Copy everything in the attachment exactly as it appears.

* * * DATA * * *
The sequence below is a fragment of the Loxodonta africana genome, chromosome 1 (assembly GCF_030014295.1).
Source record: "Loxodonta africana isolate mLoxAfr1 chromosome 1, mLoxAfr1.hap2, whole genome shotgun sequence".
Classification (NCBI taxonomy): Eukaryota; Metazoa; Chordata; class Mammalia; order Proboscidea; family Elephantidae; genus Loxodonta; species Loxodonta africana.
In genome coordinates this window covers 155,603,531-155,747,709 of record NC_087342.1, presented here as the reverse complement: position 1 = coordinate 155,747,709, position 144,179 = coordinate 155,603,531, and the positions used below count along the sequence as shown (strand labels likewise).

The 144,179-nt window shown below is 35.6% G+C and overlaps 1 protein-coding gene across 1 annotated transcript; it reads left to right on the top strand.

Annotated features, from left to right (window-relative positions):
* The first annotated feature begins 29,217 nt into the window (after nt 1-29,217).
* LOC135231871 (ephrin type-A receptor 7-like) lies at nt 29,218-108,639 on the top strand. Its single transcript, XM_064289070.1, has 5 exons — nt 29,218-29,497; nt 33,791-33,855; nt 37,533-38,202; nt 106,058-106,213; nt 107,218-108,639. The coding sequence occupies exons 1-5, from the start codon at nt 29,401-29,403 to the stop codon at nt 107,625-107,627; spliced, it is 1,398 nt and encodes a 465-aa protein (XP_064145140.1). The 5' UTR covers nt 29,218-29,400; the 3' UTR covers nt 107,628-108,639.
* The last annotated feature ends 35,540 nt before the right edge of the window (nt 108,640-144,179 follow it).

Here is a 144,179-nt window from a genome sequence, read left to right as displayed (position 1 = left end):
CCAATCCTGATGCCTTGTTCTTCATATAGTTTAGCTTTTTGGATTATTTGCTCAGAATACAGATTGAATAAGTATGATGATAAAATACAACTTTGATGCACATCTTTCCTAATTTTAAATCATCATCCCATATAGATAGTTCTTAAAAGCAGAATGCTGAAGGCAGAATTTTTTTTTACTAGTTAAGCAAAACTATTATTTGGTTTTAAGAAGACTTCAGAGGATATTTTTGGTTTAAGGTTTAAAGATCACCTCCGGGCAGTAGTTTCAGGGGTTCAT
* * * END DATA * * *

The sequence below is a fragment of the Loxodonta africana genome, chromosome 1 (assembly GCF_030014295.1).
Source record: "Loxodonta africana isolate mLoxAfr1 chromosome 1, mLoxAfr1.hap2, whole genome shotgun sequence".
Classification (NCBI taxonomy): Eukaryota; Metazoa; Chordata; class Mammalia; order Proboscidea; family Elephantidae; genus Loxodonta; species Loxodonta africana.
In genome coordinates this window covers 155,603,531-155,747,709 of record NC_087342.1, presented here as the reverse complement: position 1 = coordinate 155,747,709, position 144,179 = coordinate 155,603,531, and the positions used below count along the sequence as shown (strand labels likewise).

The 144,179-nt window shown below is 35.6% G+C and overlaps 1 protein-coding gene across 1 annotated transcript; it reads left to right on the top strand.

Annotated features, from left to right (window-relative positions):
* The first annotated feature begins 29,217 nt into the window (after nt 1-29,217).
* LOC135231871 (ephrin type-A receptor 7-like) lies at nt 29,218-108,639 on the top strand. Its single transcript, XM_064289070.1, has 5 exons — nt 29,218-29,497; nt 33,791-33,855; nt 37,533-38,202; nt 106,058-106,213; nt 107,218-108,639. The coding sequence occupies exons 1-5, from the start codon at nt 29,401-29,403 to the stop codon at nt 107,625-107,627; spliced, it is 1,398 nt and encodes a 465-aa protein (XP_064145140.1). The 5' UTR covers nt 29,218-29,400; the 3' UTR covers nt 107,628-108,639.
* The last annotated feature ends 35,540 nt before the right edge of the window (nt 108,640-144,179 follow it).

Here is a 144,179-nt window from a genome sequence, read left to right as displayed (position 1 = left end):
CCAATCCTGATGCCTTGTTCTTCATATAGTTTAGCTTTTTGGATTATTTGCTCAGAATACAGATTGAATAAGTATGATGATAAAATACAACTTTGATGCACATCTTTCCTAATTTTAAATCATCATCCCATATAGATAGTTCTTAAAAGCAGAATGCTGAAGGCAGAATTTTTTTTTACTAGTTAAGCAAAACTATTATTTGGTTTTAAGAAGACTTCAGAGGATATTTTTGGTTTAAGGTTTAAAGATCACCTCCGGGCAGTAGTTTCAGGGGTTCAT